Total amount: € 0,00
Official Journal of the , the International Union of Phlebology and the
Indexed/Abstracted in: BIOSIS Previews, Current Contents/Clinical Medicine, EMBASE, PubMed/MEDLINE, Science Citation Index Expanded (SciSearch), Scopus
Impact Factor 0,899
Online ISSN 1827-1839
Rafael D. MALGOR 1, Antonios P. GASPARIS 2, Nicos LABROPOULOS 2
1 Division of Vascular Surgery, The University of Oklahoma, Tulsa, OK, USA; 2 Division of Vascular Surgery, Stony Brook University Medical Center, Stony Brook, NY, USA
BACKGROUND: The treatment of saphenous vein reflux has evolved over the years with the development of thermal ablation techniques. This study was designed to analyze the complications of endovenous ablation (EVA) using data from an open, voluntary national database.
METHODS: We analyzed 349 adverse events of endovenous laser (EVLT) and radiofrequency ablation (RFA) reported in the Manufacturer and User Facility Device Experience (MAUDE) database from January 2000 to June 2012. Outcomes of interest were pulmonary embolism (PE), deep vein thrombosis (DVT), death, and device failures (i.e. broken laser tip, broken sheath).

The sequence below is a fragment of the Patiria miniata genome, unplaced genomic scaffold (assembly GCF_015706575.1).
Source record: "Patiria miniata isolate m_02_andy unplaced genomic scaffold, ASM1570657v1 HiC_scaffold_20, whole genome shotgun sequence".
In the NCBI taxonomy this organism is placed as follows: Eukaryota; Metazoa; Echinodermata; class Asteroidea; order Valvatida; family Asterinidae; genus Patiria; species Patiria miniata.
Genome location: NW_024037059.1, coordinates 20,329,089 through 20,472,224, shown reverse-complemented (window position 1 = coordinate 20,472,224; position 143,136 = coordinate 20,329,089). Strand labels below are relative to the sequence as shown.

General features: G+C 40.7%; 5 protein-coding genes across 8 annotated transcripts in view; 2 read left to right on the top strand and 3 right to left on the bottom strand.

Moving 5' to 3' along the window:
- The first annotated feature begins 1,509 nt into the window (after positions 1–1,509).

RESULTS: Two hundred and three (58%) reports were patient-related injuries and the other 146 (42%) device-related failures. More complications were related to RFA compared to EVLT (216 vs. 133 procedures). Thirty (8%) non-fatal PEs and 123 (35%) DVTs were described. There were 7 (2%) periprocedural deaths, all from PE. Of the 135 device failure reports, 41(30%) required surgical intervention. Despite an increasing number of procedures, reported events peaked around 2008 and stabilized since then. Over the past 5 years, the incidence of adverse events reported for EVLT and RFA were 1 and 2 per 10,000 procedures. The complication ratio over the years was <1:2500 for DVT, <1:10,000 for PE, <1:50,000 for death.
CONCLUSION: EVA has gained high acceptance worldwide but the risks tend to be overlooked. Despite a very low complication rate, mortality has been reported. The complications found in MAUDE represent only a fraction as the majority of the practitioners are not aware of this database. Further investigation by a large national registry is warranted to better define the real magnitude of EVA complications.